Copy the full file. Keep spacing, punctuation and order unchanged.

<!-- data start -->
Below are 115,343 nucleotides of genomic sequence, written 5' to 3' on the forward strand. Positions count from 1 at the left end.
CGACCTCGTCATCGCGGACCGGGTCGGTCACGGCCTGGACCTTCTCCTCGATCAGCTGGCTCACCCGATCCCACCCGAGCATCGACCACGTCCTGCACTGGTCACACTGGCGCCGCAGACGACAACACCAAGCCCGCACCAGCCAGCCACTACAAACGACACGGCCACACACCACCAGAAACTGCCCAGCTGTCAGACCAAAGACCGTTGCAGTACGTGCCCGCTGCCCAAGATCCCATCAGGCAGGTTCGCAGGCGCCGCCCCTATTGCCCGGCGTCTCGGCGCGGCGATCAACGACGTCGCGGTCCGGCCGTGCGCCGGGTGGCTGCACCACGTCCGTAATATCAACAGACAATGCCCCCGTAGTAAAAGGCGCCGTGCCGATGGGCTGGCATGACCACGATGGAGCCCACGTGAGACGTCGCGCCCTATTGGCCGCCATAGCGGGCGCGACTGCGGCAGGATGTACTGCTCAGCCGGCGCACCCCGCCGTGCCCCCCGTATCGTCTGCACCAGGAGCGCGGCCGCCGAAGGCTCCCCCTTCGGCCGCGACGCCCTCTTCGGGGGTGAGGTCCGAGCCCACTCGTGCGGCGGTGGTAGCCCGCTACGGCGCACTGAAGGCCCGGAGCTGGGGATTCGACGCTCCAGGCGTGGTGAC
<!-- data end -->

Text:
Below are 115,343 nucleotides of genomic sequence, written 5' to 3' on the forward strand. Positions count from 1 at the left end.
CGACCTCGTCATCGCGGACCGGGTCGGTCACGGCCTGGACCTTCTCCTCGATCAGCTGGCTCACCCGATCCCACCCGAGCATCGACCACGTCCTGCACTGGTCACACTGGCGCCGCAGACGACAACACCAAGCCCGCACCAGCCAGCCACTACAAACGACACGGCCACACACCACCAGAAACTGCCCAGCTGTCAGACCAAAGACCGTTGCAGTACGTGCCCGCTGCCCAAGATCCCATCAGGCAGGTTCGCAGGCGCCGCCCCTATTGCCCGGCGTCTCGGCGCGGCGATCAACGACGTCGCGGTCCGGCCGTGCGCCGGGTGGCTGCACCACGTCCGTAATATCAACAGACAATGCCCCCGTAGTAAAAGGCGCCGTGCCGATGGGCTGGCATGACCACGATGGAGCCCACGTGAGACGTCGCGCCCTATTGGCCGCCATAGCGGGCGCGACTGCGGCAGGATGTACTGCTCAGCCGGCGCACCCCGCCGTGCCCCCCGTATCGTCTGCACCAGGAGCGCGGCCGCCGAAGGCTCCCCCTTCGGCCGCGACGCCCTCTTCGGGGGTGAGGTCCGAGCCCACTCGTGCGGCGGTGGTAGCCCGCTACGGCGCACTGAAGGCCCGGAGCTGGGGATTCGACGCTCCAGGCGTGGTGAC